Members of Teamster Local 657 in San Antonio have been out on strike since April at the historic Pioneer flour mill. They walked out when health care concessions were demanded by the mill’s owner CH Guenther & Sons, an international privately owned company that operates food processing plants in the US, the United Kingdom, and Belgium.
Workers at the San Antonio mill located at South Alamo and Probandt took the company’s demand for health care concessions as slap in the face that showed how little respect the company has for the dangerous work they do to create value for the company.
“We’re out here to better our lives and our families,” said Tony Diaz, who has worked 25 years at Pioneer. “I feel like the company has cheated us for years. We’re just trying to make it better.”
The Teamsters also want the company to start contributing to the union’s defined benefit pension plan, which helps provide a secure retirement for workers like those at Pioneer, and they want the company to be conscientious in addressing safety hazards at the mill where workers have been seriously hurt and even killed.
When the workers began negotiating a wage increase for the second year of their contract, the company demanded higher worker contributions to their health insurance plan. Workers who have individual coverage not individual and dependent coverage would see health care premiums rise by 20 percent. Everyone would have taken home smaller paychecks.
Most of the workers at Pioneer have only individual coverage, Local 657 business agent Paul Cruz told MySanAntonio.com. “It would impact (these workers) significantly, to the point where they could afford the premium but not afford the deductibles or co-pays,” Cruz said.
The workers also want the company to help them achieve a secure retirement. Currently, the company matches employee contributions to their 401(k) savings account up to a maximum of $925 a year. Most workers, who make about $14 an hour, can’t afford to contribute $925 a year into their 401(k) plan, so they want the company to contribute the difference between $925 and the amount that the company contributes to their 401(k)s to the Teamster’s defined benefit pension plan.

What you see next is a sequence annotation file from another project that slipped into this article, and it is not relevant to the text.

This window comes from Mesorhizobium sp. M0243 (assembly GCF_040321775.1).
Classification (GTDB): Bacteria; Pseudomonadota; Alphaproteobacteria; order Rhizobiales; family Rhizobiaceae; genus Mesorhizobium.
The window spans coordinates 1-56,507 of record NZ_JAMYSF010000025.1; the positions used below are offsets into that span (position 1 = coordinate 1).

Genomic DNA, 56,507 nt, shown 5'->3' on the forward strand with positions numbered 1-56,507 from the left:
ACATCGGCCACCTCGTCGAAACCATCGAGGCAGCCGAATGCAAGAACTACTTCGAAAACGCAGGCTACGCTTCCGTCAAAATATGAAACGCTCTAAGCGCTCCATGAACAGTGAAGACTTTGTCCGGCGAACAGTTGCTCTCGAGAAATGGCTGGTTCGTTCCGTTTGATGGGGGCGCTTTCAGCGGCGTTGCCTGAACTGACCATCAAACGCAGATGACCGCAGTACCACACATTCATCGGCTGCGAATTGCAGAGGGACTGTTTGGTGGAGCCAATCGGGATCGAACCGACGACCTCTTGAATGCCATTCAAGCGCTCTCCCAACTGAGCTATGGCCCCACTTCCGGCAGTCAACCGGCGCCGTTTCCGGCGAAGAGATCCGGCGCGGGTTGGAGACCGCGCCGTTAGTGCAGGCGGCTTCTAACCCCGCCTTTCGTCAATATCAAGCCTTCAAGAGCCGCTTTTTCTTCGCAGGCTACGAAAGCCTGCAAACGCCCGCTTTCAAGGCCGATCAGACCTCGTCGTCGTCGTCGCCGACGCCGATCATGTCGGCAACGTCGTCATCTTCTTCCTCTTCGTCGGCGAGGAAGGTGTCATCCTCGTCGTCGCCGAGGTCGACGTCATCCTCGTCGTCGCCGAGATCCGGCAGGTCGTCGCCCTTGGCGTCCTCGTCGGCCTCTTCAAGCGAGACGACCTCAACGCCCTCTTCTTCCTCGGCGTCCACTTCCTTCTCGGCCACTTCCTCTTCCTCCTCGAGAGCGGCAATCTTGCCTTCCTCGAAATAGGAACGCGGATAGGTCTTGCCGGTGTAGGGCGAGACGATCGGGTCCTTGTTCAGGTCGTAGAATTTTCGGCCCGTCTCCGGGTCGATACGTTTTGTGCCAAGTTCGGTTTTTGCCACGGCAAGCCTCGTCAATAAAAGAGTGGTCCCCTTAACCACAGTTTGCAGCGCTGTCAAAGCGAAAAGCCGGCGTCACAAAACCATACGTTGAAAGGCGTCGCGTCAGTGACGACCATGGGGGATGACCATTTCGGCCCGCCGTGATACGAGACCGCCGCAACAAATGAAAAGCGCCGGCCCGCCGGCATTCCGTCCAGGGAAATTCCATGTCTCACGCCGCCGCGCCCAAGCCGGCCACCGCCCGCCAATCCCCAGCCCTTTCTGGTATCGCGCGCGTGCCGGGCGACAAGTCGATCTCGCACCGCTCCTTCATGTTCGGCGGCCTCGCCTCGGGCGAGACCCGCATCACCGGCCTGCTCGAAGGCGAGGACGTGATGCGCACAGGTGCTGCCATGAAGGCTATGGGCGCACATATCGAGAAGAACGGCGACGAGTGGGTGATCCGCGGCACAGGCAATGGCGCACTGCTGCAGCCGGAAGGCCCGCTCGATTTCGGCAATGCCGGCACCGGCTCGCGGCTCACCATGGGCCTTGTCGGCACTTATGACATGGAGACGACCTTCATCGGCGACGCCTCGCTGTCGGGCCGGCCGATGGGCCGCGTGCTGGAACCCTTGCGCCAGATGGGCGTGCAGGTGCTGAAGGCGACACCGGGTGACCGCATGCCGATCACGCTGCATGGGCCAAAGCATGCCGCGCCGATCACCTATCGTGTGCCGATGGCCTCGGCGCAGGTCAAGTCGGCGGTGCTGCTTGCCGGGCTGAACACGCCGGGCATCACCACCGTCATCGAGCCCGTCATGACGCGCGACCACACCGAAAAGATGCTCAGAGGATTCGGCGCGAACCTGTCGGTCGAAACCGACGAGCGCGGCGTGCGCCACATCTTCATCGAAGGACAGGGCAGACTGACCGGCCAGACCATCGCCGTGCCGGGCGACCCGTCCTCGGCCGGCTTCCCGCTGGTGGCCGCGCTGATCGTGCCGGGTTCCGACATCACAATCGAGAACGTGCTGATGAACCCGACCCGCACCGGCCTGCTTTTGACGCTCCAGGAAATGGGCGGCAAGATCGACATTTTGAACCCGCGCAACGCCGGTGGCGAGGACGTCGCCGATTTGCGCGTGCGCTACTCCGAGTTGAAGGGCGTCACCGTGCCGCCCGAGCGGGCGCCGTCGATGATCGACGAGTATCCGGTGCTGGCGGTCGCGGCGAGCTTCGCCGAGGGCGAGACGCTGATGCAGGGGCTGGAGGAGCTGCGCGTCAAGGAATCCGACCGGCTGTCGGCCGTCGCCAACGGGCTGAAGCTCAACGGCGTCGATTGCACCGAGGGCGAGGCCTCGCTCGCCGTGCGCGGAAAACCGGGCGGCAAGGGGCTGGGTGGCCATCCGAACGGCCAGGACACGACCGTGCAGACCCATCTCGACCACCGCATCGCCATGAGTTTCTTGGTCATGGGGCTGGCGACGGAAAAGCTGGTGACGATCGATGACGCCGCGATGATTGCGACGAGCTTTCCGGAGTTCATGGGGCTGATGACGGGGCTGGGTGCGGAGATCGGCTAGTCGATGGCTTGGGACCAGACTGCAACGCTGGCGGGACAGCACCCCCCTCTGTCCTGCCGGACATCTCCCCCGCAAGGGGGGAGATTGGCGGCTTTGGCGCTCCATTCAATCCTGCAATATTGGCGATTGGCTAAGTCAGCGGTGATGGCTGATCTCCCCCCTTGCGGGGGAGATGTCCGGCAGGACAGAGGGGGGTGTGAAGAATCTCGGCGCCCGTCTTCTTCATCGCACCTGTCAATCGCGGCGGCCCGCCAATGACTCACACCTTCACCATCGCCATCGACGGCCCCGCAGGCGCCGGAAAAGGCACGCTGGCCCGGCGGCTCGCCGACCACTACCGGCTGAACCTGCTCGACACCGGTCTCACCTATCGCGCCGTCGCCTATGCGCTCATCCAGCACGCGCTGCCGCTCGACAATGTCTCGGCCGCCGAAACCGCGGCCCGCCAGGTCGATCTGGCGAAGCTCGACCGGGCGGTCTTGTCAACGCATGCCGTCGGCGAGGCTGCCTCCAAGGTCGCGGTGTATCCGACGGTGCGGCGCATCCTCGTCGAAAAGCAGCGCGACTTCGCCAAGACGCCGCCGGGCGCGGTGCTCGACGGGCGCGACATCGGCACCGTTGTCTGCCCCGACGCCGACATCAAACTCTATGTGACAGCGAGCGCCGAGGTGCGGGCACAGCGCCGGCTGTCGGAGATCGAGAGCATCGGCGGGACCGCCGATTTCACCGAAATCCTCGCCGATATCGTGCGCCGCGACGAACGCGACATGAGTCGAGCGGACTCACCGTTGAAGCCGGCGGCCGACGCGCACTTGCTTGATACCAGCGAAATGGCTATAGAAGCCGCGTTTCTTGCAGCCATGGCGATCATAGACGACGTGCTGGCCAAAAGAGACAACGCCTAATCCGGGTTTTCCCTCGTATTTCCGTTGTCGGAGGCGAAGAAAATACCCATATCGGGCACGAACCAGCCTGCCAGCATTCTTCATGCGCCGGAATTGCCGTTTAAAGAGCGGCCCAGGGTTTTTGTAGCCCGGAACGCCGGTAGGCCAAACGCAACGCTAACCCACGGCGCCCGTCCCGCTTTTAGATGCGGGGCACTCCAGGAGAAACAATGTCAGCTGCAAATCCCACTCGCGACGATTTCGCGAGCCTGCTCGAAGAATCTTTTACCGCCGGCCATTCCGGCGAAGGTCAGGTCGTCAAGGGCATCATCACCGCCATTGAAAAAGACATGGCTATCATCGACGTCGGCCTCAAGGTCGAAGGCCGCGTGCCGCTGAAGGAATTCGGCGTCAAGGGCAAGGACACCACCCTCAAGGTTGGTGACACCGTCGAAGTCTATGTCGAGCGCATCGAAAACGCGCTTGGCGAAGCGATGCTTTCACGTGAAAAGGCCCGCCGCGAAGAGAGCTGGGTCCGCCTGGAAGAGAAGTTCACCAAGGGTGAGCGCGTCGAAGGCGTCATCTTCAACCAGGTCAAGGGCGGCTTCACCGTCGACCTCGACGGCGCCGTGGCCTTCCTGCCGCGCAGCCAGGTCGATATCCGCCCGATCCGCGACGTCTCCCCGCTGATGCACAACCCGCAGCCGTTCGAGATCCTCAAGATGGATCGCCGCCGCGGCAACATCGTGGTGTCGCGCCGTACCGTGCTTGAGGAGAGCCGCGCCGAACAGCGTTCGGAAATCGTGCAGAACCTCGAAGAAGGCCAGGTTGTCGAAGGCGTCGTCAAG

The strikers have doggedly manned the picket lines through the hottest summer in the history of Texas. They’ve received some support from other unions but would like more.
Members of the sheet metal workers joined the picket line. Staff from the National Nurses United who were on their way to McAllen, Texas to begin contract negotiations and had a four-hour layover at the San Antonio airport rented a van at the airport and joined the strikers on the picket line.
Rank-and-file members of UPS and Union Pacific have refused to cross the picket line, but management personnel from the two companies have been making the deliveries to the plant.
Teamsters have leafletted local grocery stores, food distribution companies, and restaurants to explain the issues in the strike.
Guenther tries to portray itself as a small mom and pop operation just getting by. But it told workers before the strike that it was flourishing despite the slow down in the economy. In addition to the Pioneer brand, which includes flour, pancake, and other flour products, Guenther owns the White Wing and Morrison baking ingredients brands and Peter Pan All Purpose Flour. It also supplies flour to McDonald’s in the US and Europe.
In 2005, it partnered with another food processing company to buy the Golden West Foods in the United Kingdom and now owns mills in the UK and Belgium. In 2008, it acquired Williams Foods, a company that makes dry spices.
It operates food processing plants in Denton and Duncanville, Texas, Knoxville, Tennessee, Prosperity, South Carolina, and Lenexa, Kansas.
The Teamsters have filed unfair labor practices against the company. One involved a supervisor who accidentally shot himself in the leg with a firearm while sitting in his truck near the picket line. Workers said that the supervisor had a history of making racist jokes about shooting Mexicans, which caused the workers, most of whom are Mexican-Americans, to feel threatened by the incident. The National Labor Relations Board did not agree.
Despite this and other acts of intimidation like video taping workers on the picket line, workers expressed determination to win this fight. “We really need to go back to work,” said Loretta Ramirez, who has worked at the mill for 18 years. “But we’re not going back in there until they treat us like human beings, not slaves.”